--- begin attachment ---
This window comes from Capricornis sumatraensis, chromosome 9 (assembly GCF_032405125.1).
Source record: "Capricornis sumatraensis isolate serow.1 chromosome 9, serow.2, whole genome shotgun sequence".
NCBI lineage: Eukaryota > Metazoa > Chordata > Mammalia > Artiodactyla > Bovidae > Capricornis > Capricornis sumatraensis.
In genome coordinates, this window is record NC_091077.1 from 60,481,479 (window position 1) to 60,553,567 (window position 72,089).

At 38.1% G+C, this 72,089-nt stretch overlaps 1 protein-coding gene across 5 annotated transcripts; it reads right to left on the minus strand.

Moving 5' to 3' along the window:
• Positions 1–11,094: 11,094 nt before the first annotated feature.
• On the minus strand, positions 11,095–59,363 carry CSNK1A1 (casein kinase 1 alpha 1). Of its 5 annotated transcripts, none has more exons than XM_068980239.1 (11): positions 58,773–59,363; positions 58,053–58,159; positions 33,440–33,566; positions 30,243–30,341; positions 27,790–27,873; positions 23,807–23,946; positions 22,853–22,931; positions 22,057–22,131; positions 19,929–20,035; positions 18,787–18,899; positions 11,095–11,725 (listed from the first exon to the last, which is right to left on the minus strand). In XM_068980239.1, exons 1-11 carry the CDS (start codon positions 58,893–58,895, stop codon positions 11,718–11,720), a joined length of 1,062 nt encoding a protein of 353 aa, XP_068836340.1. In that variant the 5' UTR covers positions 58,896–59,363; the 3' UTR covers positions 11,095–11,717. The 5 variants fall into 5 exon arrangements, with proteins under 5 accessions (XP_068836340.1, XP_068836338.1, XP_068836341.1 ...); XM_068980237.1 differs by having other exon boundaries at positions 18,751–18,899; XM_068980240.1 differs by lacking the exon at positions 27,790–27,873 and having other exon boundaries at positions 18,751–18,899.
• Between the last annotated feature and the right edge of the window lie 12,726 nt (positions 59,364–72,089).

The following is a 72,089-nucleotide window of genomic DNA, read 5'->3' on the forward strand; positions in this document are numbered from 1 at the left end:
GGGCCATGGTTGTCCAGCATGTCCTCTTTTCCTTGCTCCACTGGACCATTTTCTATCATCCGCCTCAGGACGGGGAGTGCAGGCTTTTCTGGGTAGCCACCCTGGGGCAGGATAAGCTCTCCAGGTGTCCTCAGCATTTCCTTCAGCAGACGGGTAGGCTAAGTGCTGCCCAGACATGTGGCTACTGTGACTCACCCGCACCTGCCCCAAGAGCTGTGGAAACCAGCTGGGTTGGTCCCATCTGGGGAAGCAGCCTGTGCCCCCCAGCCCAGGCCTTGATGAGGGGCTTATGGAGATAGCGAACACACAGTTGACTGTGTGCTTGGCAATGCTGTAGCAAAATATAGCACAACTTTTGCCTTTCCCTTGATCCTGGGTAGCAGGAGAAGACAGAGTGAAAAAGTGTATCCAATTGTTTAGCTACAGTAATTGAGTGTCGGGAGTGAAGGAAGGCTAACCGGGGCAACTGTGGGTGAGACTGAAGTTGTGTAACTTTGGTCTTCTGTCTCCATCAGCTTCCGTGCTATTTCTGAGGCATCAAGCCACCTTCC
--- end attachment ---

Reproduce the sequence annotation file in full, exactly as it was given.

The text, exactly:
This window comes from Capricornis sumatraensis, chromosome 9 (assembly GCF_032405125.1).
Source record: "Capricornis sumatraensis isolate serow.1 chromosome 9, serow.2, whole genome shotgun sequence".
NCBI lineage: Eukaryota > Metazoa > Chordata > Mammalia > Artiodactyla > Bovidae > Capricornis > Capricornis sumatraensis.
In genome coordinates, this window is record NC_091077.1 from 60,481,479 (window position 1) to 60,553,567 (window position 72,089).

At 38.1% G+C, this 72,089-nt stretch overlaps 1 protein-coding gene across 5 annotated transcripts; it reads right to left on the minus strand.

Moving 5' to 3' along the window:
• Positions 1–11,094: 11,094 nt before the first annotated feature.
• On the minus strand, positions 11,095–59,363 carry CSNK1A1 (casein kinase 1 alpha 1). Of its 5 annotated transcripts, none has more exons than XM_068980239.1 (11): positions 58,773–59,363; positions 58,053–58,159; positions 33,440–33,566; positions 30,243–30,341; positions 27,790–27,873; positions 23,807–23,946; positions 22,853–22,931; positions 22,057–22,131; positions 19,929–20,035; positions 18,787–18,899; positions 11,095–11,725 (listed from the first exon to the last, which is right to left on the minus strand). In XM_068980239.1, exons 1-11 carry the CDS (start codon positions 58,893–58,895, stop codon positions 11,718–11,720), a joined length of 1,062 nt encoding a protein of 353 aa, XP_068836340.1. In that variant the 5' UTR covers positions 58,896–59,363; the 3' UTR covers positions 11,095–11,717. The 5 variants fall into 5 exon arrangements, with proteins under 5 accessions (XP_068836340.1, XP_068836338.1, XP_068836341.1 ...); XM_068980237.1 differs by having other exon boundaries at positions 18,751–18,899; XM_068980240.1 differs by lacking the exon at positions 27,790–27,873 and having other exon boundaries at positions 18,751–18,899.
• Between the last annotated feature and the right edge of the window lie 12,726 nt (positions 59,364–72,089).

The following is a 72,089-nucleotide window of genomic DNA, read 5'->3' on the forward strand; positions in this document are numbered from 1 at the left end:
GGGCCATGGTTGTCCAGCATGTCCTCTTTTCCTTGCTCCACTGGACCATTTTCTATCATCCGCCTCAGGACGGGGAGTGCAGGCTTTTCTGGGTAGCCACCCTGGGGCAGGATAAGCTCTCCAGGTGTCCTCAGCATTTCCTTCAGCAGACGGGTAGGCTAAGTGCTGCCCAGACATGTGGCTACTGTGACTCACCCGCACCTGCCCCAAGAGCTGTGGAAACCAGCTGGGTTGGTCCCATCTGGGGAAGCAGCCTGTGCCCCCCAGCCCAGGCCTTGATGAGGGGCTTATGGAGATAGCGAACACACAGTTGACTGTGTGCTTGGCAATGCTGTAGCAAAATATAGCACAACTTTTGCCTTTCCCTTGATCCTGGGTAGCAGGAGAAGACAGAGTGAAAAAGTGTATCCAATTGTTTAGCTACAGTAATTGAGTGTCGGGAGTGAAGGAAGGCTAACCGGGGCAACTGTGGGTGAGACTGAAGTTGTGTAACTTTGGTCTTCTGTCTCCATCAGCTTCCGTGCTATTTCTGAGGCATCAAGCCACCTTCC